Original Research

A way to reverse CAD?

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References

The core diet included whole grains, legumes, lentils, other vegetables, and fruit, and avoidance of all oils, fish, meats, dairy products, avocado, nuts, sugary foods, and excess salt.Among the 177 patients who reported adherence to the dietary intervention, there were 5 noncardiac deaths (3 cancers, 1 pulmonary embolus, and 1 case of pneumonia). Also, 9 CAD patients required vascular intervention: 1 CABG for disease progression, 1 CABG for malpositioned dissecting stents placed just prior to enrollment into the program, 1 stenting procedure and 2 CABGs before valve repair, 2 stenting procedures to correct grafted artery closing, and 2 CABGs for asymptomatic patients persuaded of the need by their primary caregivers. Two patients experienced a nonfatal stroke (one after refusing warfarin for atrial fibrillation, the second because of progression of CVD, and one had stent thrombosis with acute MI after discontinuing clopidogrel as advised by the primary care physician. One patient had 3 stents placed before entering our study; 1 occluded at 3 years into the study, necessitating restenting (TABLE 2).

Only 1 major cardiovascular event (stroke) was related to disease progression in patients adherent with the dietary intervention.Thus, only 1 major cardiovascular event (stroke) was related to disease progression in patients adherent with the dietary intervention. This is a recurrent event rate of 0.6%. Thus, 99.4% of adherent patients avoided major cardiac events. This result clearly contrasts with that of other key peer-reviewed studies of nutrition interventions for patients with CAD6,17-22 (TABLE W3), although the disease burden and the presence of comorbid conditions may not be comparable. Even if all events had been attributable to diet, the 10% (18/177) event rate (“Worse” group in TABLE 2) over an average of 3.7 years is much below that reported in the literature23 and the 62% of the nonadherent group.

DISCUSSION

This program of treating the presumed cause of CAD has yielded significant findings and raised practice implications. First, and quite compelling, is that 89% of patients were willing to make a substantial lifestyle transition to plant-based nutrition and sustain it for an average of 3.7 years (for some patients up to 13 years). Most participants saw this as taking control of their disease (anecdotal reports).

Second, the results of this evaluation provide further evidence that plant-based nutrition may prevent, halt, and reverse CAD. This process of halting and reversing CAD has been validated with a high probability by epidemiologic studies, including those of wartime deprivation, our previous noncontrolled study, and both randomized and nonrandomized controlled studies where a similar plant-based diet was a part of a comprehensive lifestyle modification in conjunction with otherwise standard pharmaceutical medical therapy.3,15,17,18,24-26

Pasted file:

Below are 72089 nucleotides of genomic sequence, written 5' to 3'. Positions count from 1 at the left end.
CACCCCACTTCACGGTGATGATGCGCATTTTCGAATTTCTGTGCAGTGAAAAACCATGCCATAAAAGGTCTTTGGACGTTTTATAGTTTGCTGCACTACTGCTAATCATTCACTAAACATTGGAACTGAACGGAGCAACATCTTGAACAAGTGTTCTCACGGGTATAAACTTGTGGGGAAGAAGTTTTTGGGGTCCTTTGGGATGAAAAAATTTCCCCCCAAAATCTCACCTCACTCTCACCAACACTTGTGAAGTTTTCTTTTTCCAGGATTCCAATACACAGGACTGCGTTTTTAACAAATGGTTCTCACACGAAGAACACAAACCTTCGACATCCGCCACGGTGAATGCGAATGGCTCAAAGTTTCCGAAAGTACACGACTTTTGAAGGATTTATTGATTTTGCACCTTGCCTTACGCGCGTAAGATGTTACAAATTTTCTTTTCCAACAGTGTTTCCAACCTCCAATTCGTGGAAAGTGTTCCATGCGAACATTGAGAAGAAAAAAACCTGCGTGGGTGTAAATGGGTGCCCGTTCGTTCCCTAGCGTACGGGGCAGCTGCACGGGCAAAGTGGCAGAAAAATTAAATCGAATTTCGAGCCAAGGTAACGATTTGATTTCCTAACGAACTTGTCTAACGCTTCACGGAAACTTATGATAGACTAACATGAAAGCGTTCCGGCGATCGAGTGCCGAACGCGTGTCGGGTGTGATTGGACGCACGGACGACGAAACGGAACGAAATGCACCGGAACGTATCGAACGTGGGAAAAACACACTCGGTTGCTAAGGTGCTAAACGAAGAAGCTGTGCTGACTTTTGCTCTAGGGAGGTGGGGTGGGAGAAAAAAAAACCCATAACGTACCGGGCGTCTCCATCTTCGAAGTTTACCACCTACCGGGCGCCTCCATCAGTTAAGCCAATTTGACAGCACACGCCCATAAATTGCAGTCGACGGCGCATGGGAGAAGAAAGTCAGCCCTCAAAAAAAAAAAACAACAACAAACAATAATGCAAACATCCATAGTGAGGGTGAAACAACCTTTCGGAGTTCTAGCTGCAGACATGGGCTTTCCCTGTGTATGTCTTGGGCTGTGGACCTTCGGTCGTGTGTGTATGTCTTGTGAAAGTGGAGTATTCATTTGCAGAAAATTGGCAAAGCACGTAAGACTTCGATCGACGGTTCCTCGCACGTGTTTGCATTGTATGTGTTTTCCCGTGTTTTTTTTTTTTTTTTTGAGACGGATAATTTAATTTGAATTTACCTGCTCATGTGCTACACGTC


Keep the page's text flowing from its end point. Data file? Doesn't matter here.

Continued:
Large cohort studies support nutritional intervention. In addition, 2 large prospective cohort studies have recently emphasized the importance of nutrition in decreasing the risk of recurrent CVD events in people with CVD or diabetes and decreasing the risk of developing CVD among healthy individuals. Dehghan and colleagues27 followed 31,546 participants with CVD or diabetes over 4.5 years and divided them into quintiles of nutritional quality. Reduction in CVD-related risk within the healthiest quintile was 35% for death, 14% for MI, and 19% for stroke. They found this protective association was maintained whether or not patients were receiving medications.

Crowe and colleagues28 followed 44,561 men and women enrolled in the European Prospective Investigation into Cancer and Nutrition. Thirty-four percent (15,151) were vegetarians, consuming neither meat nor fish. During an 11.6-year follow-up, they found vegetarians had a lower mean body mass index, lower non-HDL-C level, lower systolic blood pressure, and a 32% lower risk of developing ischemic heart disease.28 These combined studies of 76,107 individuals support an assertion of the power of nutrition for primary and secondary prevention of cardiovascular illness.

By way of contrast are findings associated with a typical western diet. Wilkins and colleagues29 assessed lifetime risk and years lived free of total CVD by reviewing data from 905,115 person-years from 1964 to 2008. They assessed risk factor presence and subsequent CVD. While lifetime risk estimates for total CVD for all individuals was >30%, the study found that even those men and women 55 years of age with optimal risk factors had a 40% and 30% likelihood of total CVD, respectively, by age 85. It would appear that even optimal risk factors are no guarantee that the typical western diet won’t eventually result in CVD.

Why are our results particularly favorable? While nutritional modification is beneficial, the question remains whether it has been optimized to its fullest potential in other studies. First, no other nutrition study has completely eliminated oils (including food products that may contain even small quantities of added oil of any kind), and all animal, fish, and dairy products, which would avoid foods known to injure endothelial cells, as well as exogenous cholesterol and saturated fat. In avoiding exposure to lecithin and carnitine contained in eggs, milk and dairy products, liver, red meat, poultry, shellfish and fish, participants in our study were unlikely to have intestinal flora capable of producing trimethylamine oxide (TMAO), a recently identified atherogenic compound produced by the intestinal flora unique to omnivores that ingest animal products.30-32 (Vegans do not possess the detrimental bacterial flora.)

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